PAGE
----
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Well, for an Italian ranch now run by a young wolfie like Sacha, the old one thinks this site and this kind of news are absolutely needed (and the farm is called Daughters of the Wolf, even better and we have a Jessica here too, right in the picture at the bottom). Thank you Jessie, if you’ll ever be in Italy, here we are home too! Una bella persona, delle belle foto, della bella musica e pure dei bellissimi cavalli… Impossibile non stabilire un nesso, con tutte queste cowgirls (e avendo una Jessica con noi (qui sotto, a destra, sul suo Macho).
I tried to change my name to Stephanie when I was in kindergarten. A little boy named August raised his hand during sharing hour and asked to be called Gus, and, well, I thought that meant in kindergarten we got to change our names. So I raised my hand and declared that everyone must now call me Stephanie.
My sweet teacher looked at me, no doubt trying to stifle her laughter at the little weirdo before her, and calmly declared she thought Jessica was a nice name and I should keep it.
I was bummed. This was the 80s after all and Stephanie was the name of my favorite character on Full House. But I carried on as Jessica until second grade when we moved to the ranch and, struck with a sudden urge to shorten things up, I introduced myself to my new country school classmates as Jessie.
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Beautiful picture… We know pretty well what are you talking about as you can see from the few of our place we added on the reblogging. Snow seasons are back in Italy and allover the world: maybe General Winter didin’t heard about Al Gore’s rants.
We’re getting ready for the new white coming and our horses and friends too. Come visit us!
Questa bella foto in apertura ha vinto un tot di premi internazionali e ci dà la scusa per pubblicare alcune delle nostre, riguardanti gli inverni scorsi, sempre più freddi e incuranti dei ragli di Al Gore. Sue Thomson, l’autrice dello scatto, ha colto il cowboy in questione nel bel mezzo delle Black Hills, le colline sacre, nel Nord Est del Wyoming.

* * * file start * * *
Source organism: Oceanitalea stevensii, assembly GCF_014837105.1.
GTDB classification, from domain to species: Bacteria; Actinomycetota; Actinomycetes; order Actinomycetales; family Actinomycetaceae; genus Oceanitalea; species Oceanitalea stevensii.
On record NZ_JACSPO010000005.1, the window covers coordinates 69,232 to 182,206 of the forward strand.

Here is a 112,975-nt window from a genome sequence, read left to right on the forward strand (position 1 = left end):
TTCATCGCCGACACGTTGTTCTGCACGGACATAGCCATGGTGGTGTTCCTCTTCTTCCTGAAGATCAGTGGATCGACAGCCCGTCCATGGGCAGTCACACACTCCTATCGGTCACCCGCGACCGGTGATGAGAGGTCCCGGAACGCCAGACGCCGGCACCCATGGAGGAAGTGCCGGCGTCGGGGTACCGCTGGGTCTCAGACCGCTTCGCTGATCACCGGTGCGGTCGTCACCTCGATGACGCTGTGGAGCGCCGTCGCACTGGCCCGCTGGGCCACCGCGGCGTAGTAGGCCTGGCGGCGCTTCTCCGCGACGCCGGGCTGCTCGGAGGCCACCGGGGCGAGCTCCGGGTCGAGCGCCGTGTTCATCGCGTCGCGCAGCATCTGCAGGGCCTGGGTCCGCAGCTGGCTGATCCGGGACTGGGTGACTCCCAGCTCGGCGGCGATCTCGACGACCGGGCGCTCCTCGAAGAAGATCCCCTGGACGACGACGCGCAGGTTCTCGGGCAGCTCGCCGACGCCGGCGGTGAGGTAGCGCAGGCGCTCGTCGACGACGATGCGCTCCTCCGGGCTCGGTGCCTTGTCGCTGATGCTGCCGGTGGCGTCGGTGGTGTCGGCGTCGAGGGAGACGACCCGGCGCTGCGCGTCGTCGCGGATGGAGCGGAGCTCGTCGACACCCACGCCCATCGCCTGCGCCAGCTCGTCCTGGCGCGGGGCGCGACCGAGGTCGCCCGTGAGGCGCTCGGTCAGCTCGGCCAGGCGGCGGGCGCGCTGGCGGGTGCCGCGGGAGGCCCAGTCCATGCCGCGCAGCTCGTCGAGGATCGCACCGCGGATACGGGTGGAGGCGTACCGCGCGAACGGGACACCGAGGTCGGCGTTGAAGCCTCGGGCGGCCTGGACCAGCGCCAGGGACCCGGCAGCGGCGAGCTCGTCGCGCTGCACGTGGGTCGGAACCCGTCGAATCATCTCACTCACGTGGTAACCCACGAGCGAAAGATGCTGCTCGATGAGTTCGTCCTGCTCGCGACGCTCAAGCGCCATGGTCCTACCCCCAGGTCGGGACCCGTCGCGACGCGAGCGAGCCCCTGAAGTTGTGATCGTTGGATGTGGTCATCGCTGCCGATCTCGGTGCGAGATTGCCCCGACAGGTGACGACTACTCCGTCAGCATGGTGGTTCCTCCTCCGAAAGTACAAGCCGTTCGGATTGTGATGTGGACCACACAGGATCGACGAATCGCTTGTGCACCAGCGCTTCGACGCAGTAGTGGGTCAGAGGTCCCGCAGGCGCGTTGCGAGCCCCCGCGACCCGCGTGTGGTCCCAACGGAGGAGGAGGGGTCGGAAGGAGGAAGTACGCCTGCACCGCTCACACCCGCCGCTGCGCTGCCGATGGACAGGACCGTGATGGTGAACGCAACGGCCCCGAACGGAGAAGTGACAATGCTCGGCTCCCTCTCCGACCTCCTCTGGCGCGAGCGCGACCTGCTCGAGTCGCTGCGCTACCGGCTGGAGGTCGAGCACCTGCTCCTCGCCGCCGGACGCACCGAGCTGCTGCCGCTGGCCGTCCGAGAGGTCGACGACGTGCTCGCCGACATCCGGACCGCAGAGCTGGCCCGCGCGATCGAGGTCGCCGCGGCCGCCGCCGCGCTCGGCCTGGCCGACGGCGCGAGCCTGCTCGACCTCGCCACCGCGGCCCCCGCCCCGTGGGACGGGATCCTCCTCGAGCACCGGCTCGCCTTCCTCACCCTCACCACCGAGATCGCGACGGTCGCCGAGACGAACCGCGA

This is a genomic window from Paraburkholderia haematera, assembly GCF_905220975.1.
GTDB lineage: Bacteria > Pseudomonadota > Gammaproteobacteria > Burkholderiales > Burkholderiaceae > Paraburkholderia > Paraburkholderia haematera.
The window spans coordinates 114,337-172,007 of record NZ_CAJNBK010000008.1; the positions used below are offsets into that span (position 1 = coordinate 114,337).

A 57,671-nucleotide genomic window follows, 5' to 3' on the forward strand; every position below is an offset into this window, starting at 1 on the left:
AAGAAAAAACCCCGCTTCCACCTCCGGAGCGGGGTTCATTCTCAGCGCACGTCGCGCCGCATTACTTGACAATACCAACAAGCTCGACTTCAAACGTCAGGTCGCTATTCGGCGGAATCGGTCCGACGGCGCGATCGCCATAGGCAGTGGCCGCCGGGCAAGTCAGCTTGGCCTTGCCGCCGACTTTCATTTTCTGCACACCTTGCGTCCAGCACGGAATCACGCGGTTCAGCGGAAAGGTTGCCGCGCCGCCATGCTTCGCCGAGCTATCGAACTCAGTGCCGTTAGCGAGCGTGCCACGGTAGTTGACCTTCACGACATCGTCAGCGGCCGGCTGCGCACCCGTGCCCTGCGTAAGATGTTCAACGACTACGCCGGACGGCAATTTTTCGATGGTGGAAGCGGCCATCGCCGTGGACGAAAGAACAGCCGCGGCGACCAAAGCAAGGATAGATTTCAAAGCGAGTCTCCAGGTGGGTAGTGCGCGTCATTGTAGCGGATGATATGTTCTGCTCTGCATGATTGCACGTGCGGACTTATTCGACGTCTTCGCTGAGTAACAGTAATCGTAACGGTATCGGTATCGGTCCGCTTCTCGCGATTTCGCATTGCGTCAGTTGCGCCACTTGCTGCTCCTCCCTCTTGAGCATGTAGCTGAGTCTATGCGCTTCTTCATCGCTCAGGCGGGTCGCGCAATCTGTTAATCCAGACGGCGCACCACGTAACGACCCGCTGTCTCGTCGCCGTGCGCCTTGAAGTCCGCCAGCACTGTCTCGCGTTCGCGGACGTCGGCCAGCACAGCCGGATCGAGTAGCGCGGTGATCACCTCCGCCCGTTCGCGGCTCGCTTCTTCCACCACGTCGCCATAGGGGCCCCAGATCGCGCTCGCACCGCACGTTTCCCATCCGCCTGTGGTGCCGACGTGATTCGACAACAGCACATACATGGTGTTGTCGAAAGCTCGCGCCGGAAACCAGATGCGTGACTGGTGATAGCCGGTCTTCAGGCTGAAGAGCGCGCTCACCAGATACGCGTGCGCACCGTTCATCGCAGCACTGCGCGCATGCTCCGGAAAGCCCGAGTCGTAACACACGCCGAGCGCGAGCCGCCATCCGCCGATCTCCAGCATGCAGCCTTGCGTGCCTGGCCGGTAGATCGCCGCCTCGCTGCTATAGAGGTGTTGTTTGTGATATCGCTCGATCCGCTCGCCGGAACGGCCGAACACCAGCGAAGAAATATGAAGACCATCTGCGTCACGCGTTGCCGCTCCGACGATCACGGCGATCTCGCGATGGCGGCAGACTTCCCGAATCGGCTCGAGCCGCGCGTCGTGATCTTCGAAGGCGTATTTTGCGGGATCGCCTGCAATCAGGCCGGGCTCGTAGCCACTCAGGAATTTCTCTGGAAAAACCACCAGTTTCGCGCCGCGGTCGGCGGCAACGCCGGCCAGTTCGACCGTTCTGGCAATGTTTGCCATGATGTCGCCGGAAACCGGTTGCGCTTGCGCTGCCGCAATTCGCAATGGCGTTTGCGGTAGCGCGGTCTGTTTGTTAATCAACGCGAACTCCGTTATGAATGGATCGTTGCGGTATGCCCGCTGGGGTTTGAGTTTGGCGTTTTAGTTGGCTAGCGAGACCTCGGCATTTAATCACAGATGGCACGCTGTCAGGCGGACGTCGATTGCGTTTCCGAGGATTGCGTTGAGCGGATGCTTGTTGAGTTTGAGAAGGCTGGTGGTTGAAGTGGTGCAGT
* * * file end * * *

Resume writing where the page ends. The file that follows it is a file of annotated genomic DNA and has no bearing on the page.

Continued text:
Early one cold winter morning, five cowboys saddled up and rode out into the snow covered fields of the Black Hills of Northeastern Wyoming.
It is not often that a young Aussie lass, that would be me, has the chance to have real cowboys at her beck and call and shoot images. Not even a temperature of minus 30 degrees and a howling wind, could dampen my excitement.
After shooting for a while, I asked Tommy to go into the forest and then weave back out through the trees towards me. His horse spooked, he crashed through some branches, he cussed, he cussed very loudly, the snow dropped on to his hat…..and that was the shot I was after!
This image has won a number of international awards, including a Silver Award in the 2012 International Loupe Awards.
“Winter In Wyoming” © Sue Thomson 2012
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Lot of info, thanks a lot for this. And also for a couple of pepper ideas that are pretty good (look at ours at nine del lobo). Take care and thanks. Un mucchio di informazioni sui Comanche e in particolare sul ruolo degli operatori radio in lingua nativa durante la Seconda Guerra Mondiale. Basta cliccare sul sito sotto il titolo, poi su successivo e le notizie abbondano (in inglese). Per chi volesse studiarlo (l’inglese, non il Comanche), ricordate che da noi si insegna anche quello.
There is still hope, if somebody was writing about this kind of people… And if there are still ears and minds ready to listen. So long, Bill.
Poche parole per ricordare un cowboy passato di là dal fiume nel 1999, dopo 93 anni passati quasi sempre a cavallo. L’articolo è ripreso dal New York Times, quindi non proprio la massima espressione del mondo di Bill Dorrance, ma l’intento è buono e il senso della cosa pure. Il finale del pezzo, soprattutto, è da sottoscrivere in pieno: “e’ dura accettare che tutto quello che sai dei cavalli potrebbe cambiare non appena incontrerai il prossimo”. Un bravo anche a Verlyn che scrisse il pezzo, allora. Keep riding!
THERE IS NO SUCH THING AS A HORSE WHISPERER. There never has been and never will be. The idea is an affront to the horse. You can talk and listen to horses all you want, and what you will learn, if you pay close attention, is that they live on open ground way beyond language and that language, no matter how you characterize it, is a poor trope for what horses understand about themselves and about humans. You need to practice only three things, patience, observation and humility, all of which were summed up in the life of an old man who died Tuesday (July 20, 1999) in California, a man named Bill Dorrance.
Dorrance was 93, and until only a few months before his death he still rode and he still roped. He was one of a handful of men, including his brother Tom, who in separate ways have…
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